Experiential Retail

Retail Trend10: Successful Retailers Become Experiential

With continuously emerging new technologies, the way we shop is changing rapidly. Today we can buy whatever we want with just a click of a button or a tap on our phones’ screen. This trend also changes the way retail stores operate. What once was mainly a place to transact charges is that today, retail stores have switched to offer experiences to customers rather than just selling products. 

Experience has become a key marker in the way how brick-and-mortar shops fit in the customer journey. Retail stores are now looking for different ways to provide things that can not be replicated online, and creating engaging experiences is one of the main things. 

Millennials Seek Experiences

Because of easily available online shopping solutions, traditional shopping has been declining, but this is not the only reason. Millennials are visiting stores to buy products and search for a more complex shopping experience. 

72% of Millenials say that they prefer to spend their money on experiences, not on actual products. 

This trend means that Millennials might be more inclined to buy more products from retail stores if they offer experiences. 

What is experiential retail?

Experiential RetailExperiential retail is a bit different than traditional retail. It creates a sharable, immersive experience and prioritizes customer engagement. By leveraging in-store services and events, it stimulates the customers’ senses and defies their expectations. And finally, experiential retail addresses consumer needs through store experience. 

Experiential retail is immersive and shareable 

Many big brands are investing heavily in the creation of experiential stores in New York, Los Angeles, and Boston. This way, they can immerse the consumers in the brand and its culture and showcase what makes them unique rather than just selling products. 

The main focus in these stores is shareability – actually, a lot of consumers tend to visit these highly curated stores just for the Instagram pictures. 

Experiential retail’s priority isn’t sales; it’s engagement

The main focus for an experiential retail store is providing an on-brand experience from the moment a customer walks through the door. 

For example, a brand can center its entire philosophy on the customer – from featuring customer-generated content on their social media to use customers’ feedback for their products.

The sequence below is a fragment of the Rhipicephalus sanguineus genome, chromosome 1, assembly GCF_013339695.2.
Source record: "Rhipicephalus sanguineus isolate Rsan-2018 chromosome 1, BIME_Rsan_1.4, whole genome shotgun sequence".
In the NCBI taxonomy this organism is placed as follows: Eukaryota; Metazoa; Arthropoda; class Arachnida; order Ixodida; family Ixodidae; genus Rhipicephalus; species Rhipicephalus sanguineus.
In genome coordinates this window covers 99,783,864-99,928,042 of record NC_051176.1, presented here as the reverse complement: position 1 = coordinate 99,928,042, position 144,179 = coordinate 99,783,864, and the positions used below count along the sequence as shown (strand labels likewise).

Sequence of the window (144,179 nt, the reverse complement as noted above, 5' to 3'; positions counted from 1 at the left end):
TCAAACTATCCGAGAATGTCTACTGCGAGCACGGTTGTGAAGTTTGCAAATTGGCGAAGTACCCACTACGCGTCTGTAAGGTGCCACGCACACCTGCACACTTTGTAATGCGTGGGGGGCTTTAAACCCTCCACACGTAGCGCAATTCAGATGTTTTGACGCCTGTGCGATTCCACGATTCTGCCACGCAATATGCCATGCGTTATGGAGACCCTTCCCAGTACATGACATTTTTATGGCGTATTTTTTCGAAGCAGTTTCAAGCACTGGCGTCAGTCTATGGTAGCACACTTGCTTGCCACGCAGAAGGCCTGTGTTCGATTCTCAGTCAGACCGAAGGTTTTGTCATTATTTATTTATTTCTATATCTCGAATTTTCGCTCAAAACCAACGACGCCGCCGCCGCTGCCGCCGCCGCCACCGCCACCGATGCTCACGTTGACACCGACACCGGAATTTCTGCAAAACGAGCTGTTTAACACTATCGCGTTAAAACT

Experiential retail stimulates your customers’ senses. 

Physical stores can engage all five senses, and this way, they can forge an emotional connection with their customers using engaging, personalized experiences. 

This is important because it can lead to a revenue increase. For example, allowing the customer to feel, smell, touch the product can create a connection and intensify the desire for owning it. 

Since shopping is no longer driven by necessity, it needs other stimuli such as the sense of discovery or the excitement of experiencing something new.  

Experiential retail defies customer expectations.

Throughout the years, customers have expected certain things from retail stores. Nowadays, more and more retailers are creating spaces that do not look or even function like stores. 

These flexible spaces defy all expectations and provide a new perspective on the whole shopping experience while always keep things fresh. 

One of the best companies for developing enticing retail experiences is Untitled Project. Based in Singapore, it has been named Experiential Agency of the year.

Founded in 2014, the company has worked with international brands to create immersive, astonishing, and attractive experiences. They have developed futuristic gyms for Nike, virtual homes for Airbnb, sonic cruises for Heineken, and whiskey journeys for Diageo. 

Focused on technology, creation, and production, Untitled Project is specialized in virtual reality, projection mapping, and interactive design. They can also provide video production, 360 content, animation, app development, and complete design – from retail spaces to events, stages, and logos.